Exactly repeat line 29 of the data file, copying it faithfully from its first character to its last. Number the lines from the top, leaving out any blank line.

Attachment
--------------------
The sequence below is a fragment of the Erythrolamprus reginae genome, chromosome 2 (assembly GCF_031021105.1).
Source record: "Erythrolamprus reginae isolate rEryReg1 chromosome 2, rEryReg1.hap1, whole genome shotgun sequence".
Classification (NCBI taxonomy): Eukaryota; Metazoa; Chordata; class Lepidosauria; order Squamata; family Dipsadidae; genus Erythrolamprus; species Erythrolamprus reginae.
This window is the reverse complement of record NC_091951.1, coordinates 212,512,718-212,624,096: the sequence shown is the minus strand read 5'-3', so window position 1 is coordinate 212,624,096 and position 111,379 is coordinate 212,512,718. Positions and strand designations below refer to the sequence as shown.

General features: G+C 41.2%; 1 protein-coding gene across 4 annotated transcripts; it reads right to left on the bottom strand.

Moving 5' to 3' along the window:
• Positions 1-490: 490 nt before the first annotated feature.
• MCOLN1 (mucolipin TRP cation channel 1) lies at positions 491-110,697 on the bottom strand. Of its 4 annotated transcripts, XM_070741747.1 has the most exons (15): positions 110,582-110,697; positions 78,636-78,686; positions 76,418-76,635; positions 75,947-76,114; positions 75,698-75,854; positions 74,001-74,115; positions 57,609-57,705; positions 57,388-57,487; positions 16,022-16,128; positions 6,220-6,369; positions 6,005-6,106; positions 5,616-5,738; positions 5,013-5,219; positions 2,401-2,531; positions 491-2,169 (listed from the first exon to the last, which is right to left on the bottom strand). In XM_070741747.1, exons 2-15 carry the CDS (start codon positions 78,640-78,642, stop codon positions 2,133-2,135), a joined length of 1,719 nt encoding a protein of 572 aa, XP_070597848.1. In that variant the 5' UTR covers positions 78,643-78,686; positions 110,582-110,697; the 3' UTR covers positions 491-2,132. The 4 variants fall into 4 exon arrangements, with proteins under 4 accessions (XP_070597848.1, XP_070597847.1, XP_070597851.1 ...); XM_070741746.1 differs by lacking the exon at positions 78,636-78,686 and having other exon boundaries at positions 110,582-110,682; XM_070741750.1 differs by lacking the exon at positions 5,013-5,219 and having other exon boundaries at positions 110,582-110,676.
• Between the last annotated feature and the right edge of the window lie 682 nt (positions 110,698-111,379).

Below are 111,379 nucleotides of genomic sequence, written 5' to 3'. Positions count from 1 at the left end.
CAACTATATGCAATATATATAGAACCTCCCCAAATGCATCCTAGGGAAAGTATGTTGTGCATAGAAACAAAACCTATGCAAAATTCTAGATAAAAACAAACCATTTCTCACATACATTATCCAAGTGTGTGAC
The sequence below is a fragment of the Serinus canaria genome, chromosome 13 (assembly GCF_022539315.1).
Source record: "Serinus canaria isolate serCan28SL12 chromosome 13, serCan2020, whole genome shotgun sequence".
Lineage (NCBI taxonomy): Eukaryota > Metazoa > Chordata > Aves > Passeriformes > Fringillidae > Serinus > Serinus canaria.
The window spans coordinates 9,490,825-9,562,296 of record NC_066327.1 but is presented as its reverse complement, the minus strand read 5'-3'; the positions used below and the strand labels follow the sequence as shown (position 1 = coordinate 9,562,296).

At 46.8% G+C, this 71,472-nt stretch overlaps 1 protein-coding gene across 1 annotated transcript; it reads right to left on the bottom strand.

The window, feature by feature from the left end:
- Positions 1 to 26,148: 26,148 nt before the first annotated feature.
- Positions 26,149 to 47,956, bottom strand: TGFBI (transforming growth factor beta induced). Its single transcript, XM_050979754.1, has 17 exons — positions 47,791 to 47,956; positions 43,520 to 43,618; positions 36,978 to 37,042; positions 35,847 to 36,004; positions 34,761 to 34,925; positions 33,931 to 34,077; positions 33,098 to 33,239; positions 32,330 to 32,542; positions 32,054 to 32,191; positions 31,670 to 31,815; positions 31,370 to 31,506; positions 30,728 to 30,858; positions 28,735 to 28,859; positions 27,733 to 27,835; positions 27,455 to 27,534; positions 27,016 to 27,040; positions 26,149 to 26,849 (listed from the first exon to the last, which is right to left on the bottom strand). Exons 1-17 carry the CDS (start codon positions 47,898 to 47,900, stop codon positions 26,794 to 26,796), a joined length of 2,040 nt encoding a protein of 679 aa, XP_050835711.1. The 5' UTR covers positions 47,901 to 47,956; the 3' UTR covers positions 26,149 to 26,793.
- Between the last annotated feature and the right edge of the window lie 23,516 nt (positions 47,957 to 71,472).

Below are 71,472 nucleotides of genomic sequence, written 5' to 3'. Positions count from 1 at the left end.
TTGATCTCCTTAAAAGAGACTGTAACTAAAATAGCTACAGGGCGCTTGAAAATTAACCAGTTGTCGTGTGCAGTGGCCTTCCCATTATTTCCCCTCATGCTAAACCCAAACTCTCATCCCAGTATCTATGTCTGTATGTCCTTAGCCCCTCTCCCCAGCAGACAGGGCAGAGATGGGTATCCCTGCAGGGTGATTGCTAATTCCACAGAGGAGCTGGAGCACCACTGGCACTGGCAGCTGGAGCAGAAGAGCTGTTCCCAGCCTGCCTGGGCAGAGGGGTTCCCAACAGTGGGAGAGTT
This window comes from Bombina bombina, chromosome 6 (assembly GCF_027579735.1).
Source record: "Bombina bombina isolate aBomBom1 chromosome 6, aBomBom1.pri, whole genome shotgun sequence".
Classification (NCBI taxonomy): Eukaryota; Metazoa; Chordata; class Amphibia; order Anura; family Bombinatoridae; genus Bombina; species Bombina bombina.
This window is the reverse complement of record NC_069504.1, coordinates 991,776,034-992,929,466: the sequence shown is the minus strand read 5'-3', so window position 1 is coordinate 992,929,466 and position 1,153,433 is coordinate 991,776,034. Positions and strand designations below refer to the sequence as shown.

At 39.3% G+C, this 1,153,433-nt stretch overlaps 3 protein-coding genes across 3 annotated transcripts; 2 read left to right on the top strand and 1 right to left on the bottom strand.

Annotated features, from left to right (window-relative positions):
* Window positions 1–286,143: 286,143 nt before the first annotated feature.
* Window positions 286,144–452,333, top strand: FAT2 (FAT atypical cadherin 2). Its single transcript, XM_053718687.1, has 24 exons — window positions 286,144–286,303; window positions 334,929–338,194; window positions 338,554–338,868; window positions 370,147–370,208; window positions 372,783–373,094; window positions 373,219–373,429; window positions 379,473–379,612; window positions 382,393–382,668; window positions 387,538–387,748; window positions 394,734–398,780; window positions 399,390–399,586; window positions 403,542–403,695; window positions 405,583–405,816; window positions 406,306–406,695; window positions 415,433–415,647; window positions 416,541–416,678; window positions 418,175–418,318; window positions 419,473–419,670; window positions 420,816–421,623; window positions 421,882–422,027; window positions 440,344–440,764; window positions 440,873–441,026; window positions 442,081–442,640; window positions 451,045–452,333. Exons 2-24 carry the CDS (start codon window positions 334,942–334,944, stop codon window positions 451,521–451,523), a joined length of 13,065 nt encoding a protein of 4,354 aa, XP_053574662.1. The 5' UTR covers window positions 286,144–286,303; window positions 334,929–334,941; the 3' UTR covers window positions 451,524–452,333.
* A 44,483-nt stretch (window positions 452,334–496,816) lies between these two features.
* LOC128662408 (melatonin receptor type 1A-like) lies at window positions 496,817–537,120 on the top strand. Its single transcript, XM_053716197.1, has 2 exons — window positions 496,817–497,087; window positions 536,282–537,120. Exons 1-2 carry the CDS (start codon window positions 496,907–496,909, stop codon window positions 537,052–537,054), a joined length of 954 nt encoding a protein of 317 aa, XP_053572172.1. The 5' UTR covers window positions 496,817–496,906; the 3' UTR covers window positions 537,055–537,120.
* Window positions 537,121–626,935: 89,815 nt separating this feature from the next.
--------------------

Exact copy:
* Window positions 1–286,143: 286,143 nt before the first annotated feature.